Lexus Outdoor Advertising – Smart Billboards

Arens et al (2009) describes outdoor advertising, or out-of-home media, as a broad category of media which reaches prospects outside their homes, such as through bus and taxicab advertising, subway posters, billboards, and so on. There are many media and creative considerations for developing outdoor advertising in order to increase its effectiveness.

In terms of creative execution, Arens et al (2009), Lamar (2014), Adstruc (2012), The Hangline (2011) and Suggett (n.d.) all mutually agree that the recommended maximum for outdoor copy is seven words, as outdoor ads are often fleeting messages. Arens et al (2009), Lamar (2014) and The Hangline (2011) also indicate that simple typefaces should be used as opposed to ornate, overly bold and overly thin typefaces to increase legibility, and spacing between letters and words should be increased to increase readability. Contrasting colours should also be implemented in order to reduce the ‘blurring’ effect.

In terms of media considerations for effective outdoor advertising, The Hangline (2011) and Suggett (n.d.) both advise that outdoor advertising, particularly media like billboards, is not always the place for a call to action or direct response. The Hangline (2011) also indicates that every ad should have a clear and directed target audience. Finally, all sources emphasise the significance of being creative in execution in order for the ad to resonate with the audience.

Image Source: APN Outdoor (2015)
Image Source: APN Outdoor (2015)

In January 2015, M&C Saatchi in collaboration with APN Outdoor and TMS developed a campaign around using smart billboards for Lexus (APN Outdoor, 2015).

The billboard pictured above was one of the 5 billboards positioned in high traffic areas within Australia’s major cities. The billboard used a specially designed system with cameras to recognise the make, model and colour of cars that drove under the billboard, and displayed personalised messages to other luxury car drivers on the road encouraging them to trade up to a Lexus NX Crossover (APN Outdoor, 2015).

In many aspects, Lexus’ digital billboard as pictured above aligns with the industry established guidelines for developing effective outdoor ads. The colour contrast of the predominantly black and white ad is effective and in line with industry guidelines; there is no direct call for action in terms of phone numbers or websites; there is a clear target audience, as the ad only displays personal messages to drivers in luxury vehicles (Karras, 2015); and finally, many advertising practitioners have reviewed this as an innovative and uniquely targeted digital billboard. MDG Advertising (2015) states that “while people expect personalized messages while on the Web or in promotional emails, the use of this targeting on outdoor ads elevates the technology to a brand new level.” Micallef (2015) quotes Adrian Weimers, Lexus Australia Corporate Manager, Sales and Operations, as saying that “being able to target the competitor and have a bit of fun with it is brilliant.” Campaign Brief (2015) and Aquilina (2015) both indicate that this billboard is simply an excellently executed innovative ad, and the first of it’s kind within Australia.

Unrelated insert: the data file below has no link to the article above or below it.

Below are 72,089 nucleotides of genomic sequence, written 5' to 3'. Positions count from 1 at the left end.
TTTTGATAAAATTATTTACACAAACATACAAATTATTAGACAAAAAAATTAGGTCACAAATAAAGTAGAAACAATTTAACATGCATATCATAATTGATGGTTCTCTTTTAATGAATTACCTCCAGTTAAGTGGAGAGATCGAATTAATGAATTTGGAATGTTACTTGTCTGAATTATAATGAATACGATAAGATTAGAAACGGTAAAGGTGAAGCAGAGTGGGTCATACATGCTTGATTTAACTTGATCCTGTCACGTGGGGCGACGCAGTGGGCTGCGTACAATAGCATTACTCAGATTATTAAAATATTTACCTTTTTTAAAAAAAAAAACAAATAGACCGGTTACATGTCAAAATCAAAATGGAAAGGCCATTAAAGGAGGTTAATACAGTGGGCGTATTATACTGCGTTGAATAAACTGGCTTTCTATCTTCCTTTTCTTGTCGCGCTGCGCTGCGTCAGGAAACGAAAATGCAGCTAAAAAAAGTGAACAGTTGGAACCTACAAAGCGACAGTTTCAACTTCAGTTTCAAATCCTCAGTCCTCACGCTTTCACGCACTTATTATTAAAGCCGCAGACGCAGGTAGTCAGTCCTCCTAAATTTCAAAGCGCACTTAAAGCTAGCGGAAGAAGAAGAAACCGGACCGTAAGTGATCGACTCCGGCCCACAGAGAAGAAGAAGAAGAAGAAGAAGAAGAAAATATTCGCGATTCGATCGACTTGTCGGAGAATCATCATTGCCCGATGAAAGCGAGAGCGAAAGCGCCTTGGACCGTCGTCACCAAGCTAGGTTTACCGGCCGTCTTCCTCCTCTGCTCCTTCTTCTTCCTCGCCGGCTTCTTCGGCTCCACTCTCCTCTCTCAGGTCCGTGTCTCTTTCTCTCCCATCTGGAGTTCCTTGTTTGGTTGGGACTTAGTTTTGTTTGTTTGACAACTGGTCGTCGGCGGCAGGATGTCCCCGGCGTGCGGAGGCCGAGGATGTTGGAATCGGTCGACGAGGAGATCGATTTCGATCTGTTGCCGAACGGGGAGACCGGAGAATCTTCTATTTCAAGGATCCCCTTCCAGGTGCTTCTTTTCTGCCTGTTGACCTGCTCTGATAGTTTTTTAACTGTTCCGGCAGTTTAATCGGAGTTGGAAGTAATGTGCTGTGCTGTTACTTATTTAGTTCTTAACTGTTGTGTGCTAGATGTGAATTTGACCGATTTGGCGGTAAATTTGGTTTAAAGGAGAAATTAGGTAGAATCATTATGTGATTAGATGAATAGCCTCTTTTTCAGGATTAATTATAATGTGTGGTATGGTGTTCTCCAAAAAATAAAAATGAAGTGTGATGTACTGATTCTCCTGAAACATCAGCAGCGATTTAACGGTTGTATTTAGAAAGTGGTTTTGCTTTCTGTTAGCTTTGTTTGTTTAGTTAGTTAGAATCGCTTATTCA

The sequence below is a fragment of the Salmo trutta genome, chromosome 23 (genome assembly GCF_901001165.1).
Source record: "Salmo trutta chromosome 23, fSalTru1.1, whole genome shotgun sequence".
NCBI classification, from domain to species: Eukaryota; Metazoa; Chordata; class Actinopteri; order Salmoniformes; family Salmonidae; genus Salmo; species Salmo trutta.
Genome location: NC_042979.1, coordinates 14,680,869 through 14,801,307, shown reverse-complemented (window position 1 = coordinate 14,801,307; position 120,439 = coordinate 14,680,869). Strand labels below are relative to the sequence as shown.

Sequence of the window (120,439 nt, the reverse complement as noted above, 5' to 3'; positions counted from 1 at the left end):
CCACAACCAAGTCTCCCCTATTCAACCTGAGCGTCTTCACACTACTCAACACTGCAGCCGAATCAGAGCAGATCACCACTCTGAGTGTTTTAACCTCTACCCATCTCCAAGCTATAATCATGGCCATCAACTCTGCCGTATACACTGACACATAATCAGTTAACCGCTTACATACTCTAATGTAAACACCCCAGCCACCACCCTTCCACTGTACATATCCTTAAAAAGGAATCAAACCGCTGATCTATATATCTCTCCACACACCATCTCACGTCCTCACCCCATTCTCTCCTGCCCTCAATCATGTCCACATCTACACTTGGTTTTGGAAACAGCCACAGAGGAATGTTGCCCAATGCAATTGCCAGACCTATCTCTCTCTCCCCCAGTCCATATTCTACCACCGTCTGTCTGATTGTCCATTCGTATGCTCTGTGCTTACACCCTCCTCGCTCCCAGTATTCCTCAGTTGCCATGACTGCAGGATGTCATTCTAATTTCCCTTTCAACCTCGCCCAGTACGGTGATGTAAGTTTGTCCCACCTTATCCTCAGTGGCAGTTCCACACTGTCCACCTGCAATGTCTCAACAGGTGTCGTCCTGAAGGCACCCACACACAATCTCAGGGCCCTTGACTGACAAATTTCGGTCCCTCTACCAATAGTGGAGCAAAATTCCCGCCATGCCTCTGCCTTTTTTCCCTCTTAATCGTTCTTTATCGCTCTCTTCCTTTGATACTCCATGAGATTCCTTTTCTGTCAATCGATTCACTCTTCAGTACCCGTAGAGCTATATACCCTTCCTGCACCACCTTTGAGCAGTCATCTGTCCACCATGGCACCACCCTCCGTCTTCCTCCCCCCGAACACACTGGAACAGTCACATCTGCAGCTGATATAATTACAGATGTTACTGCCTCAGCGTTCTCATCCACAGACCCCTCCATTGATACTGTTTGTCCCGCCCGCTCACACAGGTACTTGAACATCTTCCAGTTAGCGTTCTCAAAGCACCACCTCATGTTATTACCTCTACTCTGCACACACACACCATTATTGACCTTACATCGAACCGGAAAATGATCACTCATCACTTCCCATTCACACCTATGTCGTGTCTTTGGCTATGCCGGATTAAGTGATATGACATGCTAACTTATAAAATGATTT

However, while the ad is cleverly targeted, innovative and effectively positioned in strategic high traffic areas of major Australian cities, one major misalignment with established industry guidelines is that the amount of words within the ad exceeds 7, and the spacing between lines of text are possibly too close together for words in capital letters. The readability of the ad could be perceived as low, and it’s possible drivers may not be able to read the entire ad within the given exposure time due to the amount of words.

In essence, Lexus’ digital billboard is almost a prime example of effective outdoor advertising, and further considerations and alignments with industry guidelines would have increased the ad’s effectiveness.


Adstruc. (2012). How To Create An Effective Outdoor Ad. Retrieved April 24, 2015, from Adstruc:

APN Outdoor. (2015, January 20). Australia’s smartest billboards talk to motorists for Lexus via M&C Saatchi, APN Outdoor and TMS. Retrieved April 24, 2015, from APN Outdoor:

Aquilina, S. (2015, January 20). Lexus interactive billboards: ‘direct messaging on steroids’. Retrieved April 24, 2015, from Marketing Mag:

Arens, W. F., Schaefer, D. H. & Weigold, M. (2009). Essentials of Contemporary Advertising (2nd ed.). New York, USA: McGraw-Hill Irwin.

Campaign Brief. (2015, January 19). Australia’s smartest billboards talk to motorists for Lexus via M&C Saatchi, APN Outdoor + TMS. Retrieved April 24, 2015, from Campaign Brief:

Karras, J. (2015, March 4). LEXUS Billboard OOH Casestudy [Video File]. Retrieved April 24, 2015, from Youtube:

Lamar. (2014). Design Tips. Retrieved April 24, 2015, from Lamar Advertising:

MDG Advertising. (2015, April 11). Lexus Outdoor Advertising Goes High-Tech Down Under. Retrieved April 24, 2015, from MDG Advertising:

Micallef, R. (2015, January 18). Smart outdoor gets smarter: Lexus targets competitor cars. Retrieved April 24, 2015, from AdNews:

Suggett, P. (n.d.). The Six Basic Rules of Billboard Advertising. Retrieved April 24, 2015, from About – Advertising:

The Hangline. (2011, January 24). The 10 Commandments of Outdoor Advertising. Retrieved April 24, 2015, from The Hangline: